LOST IN TIME by Hans Magnus Enzensberger

LOST IN TIME

Age Range: 11 - 13
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KIRKUS REVIEW

Enzensberger (Number Devil, 1998) sends a German teenager on a long, strange trip into the past that promises more than it delivers. Watching TV one afternoon, Robert rubs his eyes and suddenly finds himself shivering in 1956 Siberia. This is only the first of seven journeys that take him from an Australian movie set in 1946 to a clash between communists and Nazis in 1930 Germany. There are encounters with a suicidal Swedenborgian mystic in 1860, a flirtatious German princess in 1702, on to a battle in the Thirty Years War, and finally the studio of an early 17th-century Amsterdam painter. Along the way he occasionally meets a thinly disguised historical figure, picks up the rudiments of fencing, painting, and various languages, escapes several dangerous situations, and gets an insider’s view of life in past ages. But he also finds shelter and friendship with suspicious ease; despite pervasive hints of an overall purpose to his journey, he arrives back in his own time neither older (though two subjective years have passed) nor much wiser than when he set out. Thankfully, he carries home physical evidence to show that it wasn’t all a dream, but it’s not a particularly meaningful odyssey either, and readers will be left with more questions than answers. (Fiction. 11-13)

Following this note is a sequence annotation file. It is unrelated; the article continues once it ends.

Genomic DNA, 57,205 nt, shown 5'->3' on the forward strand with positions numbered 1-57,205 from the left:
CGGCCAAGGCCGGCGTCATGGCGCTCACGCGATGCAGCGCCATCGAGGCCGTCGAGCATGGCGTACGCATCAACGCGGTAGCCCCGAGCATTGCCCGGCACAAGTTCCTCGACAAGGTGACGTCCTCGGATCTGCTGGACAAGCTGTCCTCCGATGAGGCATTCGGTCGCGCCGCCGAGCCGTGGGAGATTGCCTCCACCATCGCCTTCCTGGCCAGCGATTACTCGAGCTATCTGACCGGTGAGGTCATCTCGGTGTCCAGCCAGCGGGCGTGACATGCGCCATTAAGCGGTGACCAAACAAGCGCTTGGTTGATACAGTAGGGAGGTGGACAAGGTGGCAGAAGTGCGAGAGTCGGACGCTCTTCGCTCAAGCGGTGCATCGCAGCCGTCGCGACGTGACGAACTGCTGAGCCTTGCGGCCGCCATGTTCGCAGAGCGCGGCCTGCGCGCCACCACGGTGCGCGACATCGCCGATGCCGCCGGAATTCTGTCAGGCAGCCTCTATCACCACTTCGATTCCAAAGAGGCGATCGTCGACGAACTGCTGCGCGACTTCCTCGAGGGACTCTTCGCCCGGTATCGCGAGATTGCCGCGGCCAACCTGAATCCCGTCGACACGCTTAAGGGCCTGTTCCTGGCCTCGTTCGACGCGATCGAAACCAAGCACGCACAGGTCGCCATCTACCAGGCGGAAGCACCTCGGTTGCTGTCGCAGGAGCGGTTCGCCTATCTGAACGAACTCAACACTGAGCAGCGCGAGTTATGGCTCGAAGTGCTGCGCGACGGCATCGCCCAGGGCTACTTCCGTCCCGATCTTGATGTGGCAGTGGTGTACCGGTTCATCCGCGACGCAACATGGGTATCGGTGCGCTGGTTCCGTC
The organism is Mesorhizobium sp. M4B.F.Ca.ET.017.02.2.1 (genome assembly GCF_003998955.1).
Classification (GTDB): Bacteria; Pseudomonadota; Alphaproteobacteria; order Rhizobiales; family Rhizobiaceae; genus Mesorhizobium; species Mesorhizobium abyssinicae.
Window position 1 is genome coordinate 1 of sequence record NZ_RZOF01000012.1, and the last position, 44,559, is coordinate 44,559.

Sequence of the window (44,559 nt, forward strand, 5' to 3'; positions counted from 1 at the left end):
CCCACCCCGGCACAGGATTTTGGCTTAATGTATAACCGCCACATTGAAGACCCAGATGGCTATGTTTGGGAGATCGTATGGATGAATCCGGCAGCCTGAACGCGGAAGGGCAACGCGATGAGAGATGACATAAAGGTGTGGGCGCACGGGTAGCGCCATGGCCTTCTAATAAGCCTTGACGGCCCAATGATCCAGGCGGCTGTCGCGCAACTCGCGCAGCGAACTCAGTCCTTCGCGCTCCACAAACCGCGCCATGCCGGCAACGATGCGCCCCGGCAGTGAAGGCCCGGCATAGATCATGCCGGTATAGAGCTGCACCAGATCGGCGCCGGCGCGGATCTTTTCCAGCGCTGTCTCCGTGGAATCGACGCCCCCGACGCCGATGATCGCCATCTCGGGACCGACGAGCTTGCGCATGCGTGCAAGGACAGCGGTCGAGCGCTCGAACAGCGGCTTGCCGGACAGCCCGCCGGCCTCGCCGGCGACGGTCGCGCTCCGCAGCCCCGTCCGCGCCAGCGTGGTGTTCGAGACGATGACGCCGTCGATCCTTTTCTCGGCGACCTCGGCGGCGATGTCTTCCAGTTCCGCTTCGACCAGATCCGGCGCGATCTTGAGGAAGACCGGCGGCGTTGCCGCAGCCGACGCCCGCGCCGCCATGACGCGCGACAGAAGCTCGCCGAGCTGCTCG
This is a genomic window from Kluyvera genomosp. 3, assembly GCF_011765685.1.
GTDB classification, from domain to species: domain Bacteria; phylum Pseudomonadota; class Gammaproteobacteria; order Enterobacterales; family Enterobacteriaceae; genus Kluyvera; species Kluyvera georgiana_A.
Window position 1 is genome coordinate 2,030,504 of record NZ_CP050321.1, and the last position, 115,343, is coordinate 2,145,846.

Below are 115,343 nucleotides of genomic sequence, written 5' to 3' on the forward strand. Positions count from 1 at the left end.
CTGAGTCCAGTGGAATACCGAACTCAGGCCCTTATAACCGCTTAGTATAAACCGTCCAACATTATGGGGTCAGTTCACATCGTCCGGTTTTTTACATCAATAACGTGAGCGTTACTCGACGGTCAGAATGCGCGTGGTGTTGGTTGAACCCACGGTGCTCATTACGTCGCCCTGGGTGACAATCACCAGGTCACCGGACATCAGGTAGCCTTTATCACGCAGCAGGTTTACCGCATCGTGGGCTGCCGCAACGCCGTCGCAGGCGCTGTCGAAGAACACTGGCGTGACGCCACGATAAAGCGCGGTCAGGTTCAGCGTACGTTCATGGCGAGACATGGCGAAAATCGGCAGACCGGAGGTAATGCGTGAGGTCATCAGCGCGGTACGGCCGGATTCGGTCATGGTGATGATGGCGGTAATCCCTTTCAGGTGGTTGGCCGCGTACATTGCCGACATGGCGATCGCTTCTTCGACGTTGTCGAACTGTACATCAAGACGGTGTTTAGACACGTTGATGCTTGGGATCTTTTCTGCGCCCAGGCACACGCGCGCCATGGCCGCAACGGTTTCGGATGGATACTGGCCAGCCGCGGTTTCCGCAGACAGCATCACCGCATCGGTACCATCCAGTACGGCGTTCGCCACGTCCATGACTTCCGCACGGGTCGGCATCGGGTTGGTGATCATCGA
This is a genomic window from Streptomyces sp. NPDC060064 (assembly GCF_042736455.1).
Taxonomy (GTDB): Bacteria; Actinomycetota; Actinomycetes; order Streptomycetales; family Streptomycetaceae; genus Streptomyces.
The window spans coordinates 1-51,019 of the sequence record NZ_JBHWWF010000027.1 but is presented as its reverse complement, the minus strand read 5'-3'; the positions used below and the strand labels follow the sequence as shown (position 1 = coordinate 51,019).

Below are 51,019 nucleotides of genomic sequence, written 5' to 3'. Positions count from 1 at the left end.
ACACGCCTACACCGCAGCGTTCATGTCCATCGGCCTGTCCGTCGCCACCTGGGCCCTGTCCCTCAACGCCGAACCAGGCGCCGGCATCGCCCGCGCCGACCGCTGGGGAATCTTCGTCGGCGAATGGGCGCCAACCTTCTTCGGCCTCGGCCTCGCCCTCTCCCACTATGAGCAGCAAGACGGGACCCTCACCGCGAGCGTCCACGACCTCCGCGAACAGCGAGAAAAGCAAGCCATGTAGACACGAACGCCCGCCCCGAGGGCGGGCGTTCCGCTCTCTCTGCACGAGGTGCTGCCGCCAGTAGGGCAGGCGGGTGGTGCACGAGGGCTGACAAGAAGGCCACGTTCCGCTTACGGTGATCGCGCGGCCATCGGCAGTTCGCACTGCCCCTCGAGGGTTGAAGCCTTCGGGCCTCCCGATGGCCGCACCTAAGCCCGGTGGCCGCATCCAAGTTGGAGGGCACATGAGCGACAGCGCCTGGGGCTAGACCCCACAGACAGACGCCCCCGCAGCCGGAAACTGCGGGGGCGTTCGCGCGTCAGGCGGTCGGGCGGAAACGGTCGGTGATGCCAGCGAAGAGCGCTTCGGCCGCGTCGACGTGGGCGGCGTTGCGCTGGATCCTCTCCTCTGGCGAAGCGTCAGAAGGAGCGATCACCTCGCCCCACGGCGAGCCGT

Pub Date: Oct. 15th, 2000
ISBN: 0-8050-6571-7
Page count: 344pp
Publisher: Henry Holt
Review Posted Online:
Kirkus Reviews Issue: Oct. 15th, 2000